18. #17

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    Okay, I splashed out a little on the mini Rode NT-USB, about half the price of the non-mini version. It will do for now.

    Thanks for all the help and advice!

  19. #18

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    cool rob...just going to a usb mic will keep things easier & simpler..well done

    cheers

    ps- good specs on that little mic..should be great for online presentations

  20. #19

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    Hardly an expert at such matters but this scenario has yielded much improved results for me:

    I was recently given an old tascam dp-008ex 8-track digital portastudio.
    It has a stereo internal mic pair that are pretty good or 2 xlr and 2 1/4 inch inputs and phantom power for any external mics of quality. I bought a Creaton usb-c to mini plug input/output adapter. I put the tascam into record/pause to engage the monitor and took a mini plug off the headphone monitor output. In computer settings I choose the Creaton cable for input and did the same in Zoom under mic choice. Also using an ethernet > usb-c adapter has helped as well. Not studio quality but has temporarily spared me for the need for a Focusrite intermediary or some expensive equivalent.

  21. #20

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    best bang for the buck Rob might be a usb mic
    like this for example
    G-Track Pro - Professional USB Microphone with Audio Interface: Amazon.co.uk: Musical Instruments

    that’s a premium type one and it’s got
    a 1/4 guitar input on it too ....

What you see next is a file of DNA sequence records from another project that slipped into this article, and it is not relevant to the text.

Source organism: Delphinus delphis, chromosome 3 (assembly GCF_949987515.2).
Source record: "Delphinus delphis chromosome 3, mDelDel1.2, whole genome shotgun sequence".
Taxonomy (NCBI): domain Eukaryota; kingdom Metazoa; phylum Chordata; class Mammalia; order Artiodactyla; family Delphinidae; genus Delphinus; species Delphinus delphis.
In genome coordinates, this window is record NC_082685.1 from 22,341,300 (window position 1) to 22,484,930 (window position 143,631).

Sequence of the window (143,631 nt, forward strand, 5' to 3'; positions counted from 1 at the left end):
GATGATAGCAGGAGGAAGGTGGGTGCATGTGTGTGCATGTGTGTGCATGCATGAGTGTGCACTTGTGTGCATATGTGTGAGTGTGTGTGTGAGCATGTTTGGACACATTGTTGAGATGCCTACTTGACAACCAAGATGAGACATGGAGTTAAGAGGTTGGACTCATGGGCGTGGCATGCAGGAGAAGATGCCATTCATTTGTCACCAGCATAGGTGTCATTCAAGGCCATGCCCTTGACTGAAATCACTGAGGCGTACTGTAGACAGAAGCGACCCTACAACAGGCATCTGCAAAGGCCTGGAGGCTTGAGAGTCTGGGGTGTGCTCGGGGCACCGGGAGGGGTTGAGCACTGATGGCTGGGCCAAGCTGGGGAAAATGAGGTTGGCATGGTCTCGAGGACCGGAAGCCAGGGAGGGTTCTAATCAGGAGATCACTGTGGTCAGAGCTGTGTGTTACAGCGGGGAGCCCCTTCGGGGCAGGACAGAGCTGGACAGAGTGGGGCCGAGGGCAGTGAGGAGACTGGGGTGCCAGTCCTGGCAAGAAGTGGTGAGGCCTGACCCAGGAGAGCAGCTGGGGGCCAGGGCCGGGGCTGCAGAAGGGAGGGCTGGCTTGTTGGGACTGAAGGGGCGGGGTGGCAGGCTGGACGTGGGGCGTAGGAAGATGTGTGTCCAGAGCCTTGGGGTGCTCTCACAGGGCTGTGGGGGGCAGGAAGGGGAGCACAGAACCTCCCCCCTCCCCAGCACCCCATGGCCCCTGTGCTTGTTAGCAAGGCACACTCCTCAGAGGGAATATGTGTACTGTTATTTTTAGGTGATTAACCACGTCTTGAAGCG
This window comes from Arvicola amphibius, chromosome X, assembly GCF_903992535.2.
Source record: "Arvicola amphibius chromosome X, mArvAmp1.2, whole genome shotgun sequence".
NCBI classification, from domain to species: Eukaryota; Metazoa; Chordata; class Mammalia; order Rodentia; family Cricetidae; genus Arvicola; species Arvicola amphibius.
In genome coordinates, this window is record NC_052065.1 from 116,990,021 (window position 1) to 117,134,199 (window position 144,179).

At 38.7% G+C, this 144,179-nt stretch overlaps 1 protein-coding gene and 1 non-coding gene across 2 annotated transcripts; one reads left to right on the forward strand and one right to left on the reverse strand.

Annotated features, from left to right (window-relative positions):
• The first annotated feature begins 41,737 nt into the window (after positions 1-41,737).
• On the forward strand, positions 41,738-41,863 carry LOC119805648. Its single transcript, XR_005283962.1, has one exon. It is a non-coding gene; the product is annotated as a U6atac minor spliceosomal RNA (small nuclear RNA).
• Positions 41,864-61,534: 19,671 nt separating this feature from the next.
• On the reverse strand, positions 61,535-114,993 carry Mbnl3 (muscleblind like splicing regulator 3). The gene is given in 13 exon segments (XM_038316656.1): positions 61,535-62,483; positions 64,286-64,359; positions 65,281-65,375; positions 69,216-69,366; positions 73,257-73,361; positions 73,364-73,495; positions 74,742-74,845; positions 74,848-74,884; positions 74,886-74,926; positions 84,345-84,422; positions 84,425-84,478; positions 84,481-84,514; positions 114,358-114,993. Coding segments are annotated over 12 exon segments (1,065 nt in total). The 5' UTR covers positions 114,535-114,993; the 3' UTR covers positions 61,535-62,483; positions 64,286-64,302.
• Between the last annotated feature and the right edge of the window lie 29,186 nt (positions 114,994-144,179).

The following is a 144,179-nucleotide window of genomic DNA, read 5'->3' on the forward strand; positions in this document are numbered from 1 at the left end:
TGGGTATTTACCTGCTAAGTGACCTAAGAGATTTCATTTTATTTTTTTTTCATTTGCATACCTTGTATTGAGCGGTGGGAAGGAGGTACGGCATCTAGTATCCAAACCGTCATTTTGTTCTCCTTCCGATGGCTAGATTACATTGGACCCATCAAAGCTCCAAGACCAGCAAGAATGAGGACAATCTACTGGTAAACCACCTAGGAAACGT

but it you can get a decent ok usb mic
    for £60 or less
    Last edited by pingu; 04-10-2020 at 10:14 PM.

  22. #21

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    the rode mini nt will be
    excellent i’m sure .....

  23. #22

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    That GTrack looks good, but beyond what I want to spend at the mo. The rode mini will have to suffice.

    When it comes to important recording I can still use my NT4, which has served me well for a decade. The mini NT-usb is for Zoom/Skype only. All my students are now on Zoom/Skype.

  24. #23

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    I've often used the 1/8" stereo audio out on many devices into the mic input on my computer and use the soundcard in my computer as the audio interface. Always works great for me.

    Most outboard recording devices can monitor audio via headphone/audio out jack without recording, so it doubles as mic/pre to run into computer mic input.

  25. #24

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    unfortunately mac got rid of mic inputs on their computers years ago!

    cheers

  26. #25

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    For future reference, ART sells a USB dual tube mic pre with two channels, each channel taking either an XLR or 1/4" cable, quite q good piece of kit for under $100 USD. Lots of goodies on it, including optical compression. monitor out, etc.